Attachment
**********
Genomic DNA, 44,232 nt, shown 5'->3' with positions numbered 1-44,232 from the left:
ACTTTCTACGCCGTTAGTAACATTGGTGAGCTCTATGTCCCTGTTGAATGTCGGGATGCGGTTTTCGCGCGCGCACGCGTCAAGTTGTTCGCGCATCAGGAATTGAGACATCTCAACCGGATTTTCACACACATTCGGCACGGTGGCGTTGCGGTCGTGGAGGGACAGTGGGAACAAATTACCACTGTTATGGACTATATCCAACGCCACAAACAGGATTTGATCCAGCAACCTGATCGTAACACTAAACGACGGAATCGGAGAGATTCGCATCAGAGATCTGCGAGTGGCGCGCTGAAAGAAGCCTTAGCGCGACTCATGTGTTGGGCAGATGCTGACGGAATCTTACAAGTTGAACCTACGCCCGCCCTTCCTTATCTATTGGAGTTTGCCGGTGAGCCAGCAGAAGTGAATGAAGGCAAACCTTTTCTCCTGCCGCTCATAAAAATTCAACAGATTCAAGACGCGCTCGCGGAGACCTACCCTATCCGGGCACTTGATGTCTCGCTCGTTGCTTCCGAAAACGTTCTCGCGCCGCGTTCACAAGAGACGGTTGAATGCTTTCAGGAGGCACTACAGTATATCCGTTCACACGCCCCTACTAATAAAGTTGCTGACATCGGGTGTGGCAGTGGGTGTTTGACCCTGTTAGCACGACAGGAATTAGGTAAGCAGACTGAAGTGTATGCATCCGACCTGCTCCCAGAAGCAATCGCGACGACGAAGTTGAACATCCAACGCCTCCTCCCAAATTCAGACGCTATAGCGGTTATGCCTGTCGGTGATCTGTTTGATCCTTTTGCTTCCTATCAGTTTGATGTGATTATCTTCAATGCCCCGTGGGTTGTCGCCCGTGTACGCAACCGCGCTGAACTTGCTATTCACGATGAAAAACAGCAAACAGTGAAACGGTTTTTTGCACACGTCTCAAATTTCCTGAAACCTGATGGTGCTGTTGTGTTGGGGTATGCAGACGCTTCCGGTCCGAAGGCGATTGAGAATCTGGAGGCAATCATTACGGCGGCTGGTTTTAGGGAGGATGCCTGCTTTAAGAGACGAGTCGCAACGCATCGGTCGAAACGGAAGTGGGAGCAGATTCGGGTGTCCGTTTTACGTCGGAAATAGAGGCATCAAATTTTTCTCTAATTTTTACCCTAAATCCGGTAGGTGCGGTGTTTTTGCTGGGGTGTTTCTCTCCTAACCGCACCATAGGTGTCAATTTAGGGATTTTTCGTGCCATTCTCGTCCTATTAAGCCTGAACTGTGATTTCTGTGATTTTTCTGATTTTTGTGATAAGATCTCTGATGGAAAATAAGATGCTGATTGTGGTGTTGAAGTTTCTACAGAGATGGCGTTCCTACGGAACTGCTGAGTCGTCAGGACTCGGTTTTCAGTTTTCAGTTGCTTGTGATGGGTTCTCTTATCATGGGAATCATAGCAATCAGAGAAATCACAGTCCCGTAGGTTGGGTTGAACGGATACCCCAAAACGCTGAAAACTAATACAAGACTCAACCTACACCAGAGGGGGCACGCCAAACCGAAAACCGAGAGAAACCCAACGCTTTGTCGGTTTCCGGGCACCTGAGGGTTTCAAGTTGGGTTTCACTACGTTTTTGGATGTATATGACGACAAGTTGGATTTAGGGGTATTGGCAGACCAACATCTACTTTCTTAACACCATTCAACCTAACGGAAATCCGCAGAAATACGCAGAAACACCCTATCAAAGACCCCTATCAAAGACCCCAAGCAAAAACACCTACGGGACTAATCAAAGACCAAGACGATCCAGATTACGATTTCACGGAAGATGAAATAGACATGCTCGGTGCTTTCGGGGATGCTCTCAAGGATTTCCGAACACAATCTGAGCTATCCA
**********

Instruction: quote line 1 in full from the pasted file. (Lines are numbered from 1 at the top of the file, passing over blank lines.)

Genomic DNA, 44,232 nt, shown 5'->3' with positions numbered 1-44,232 from the left: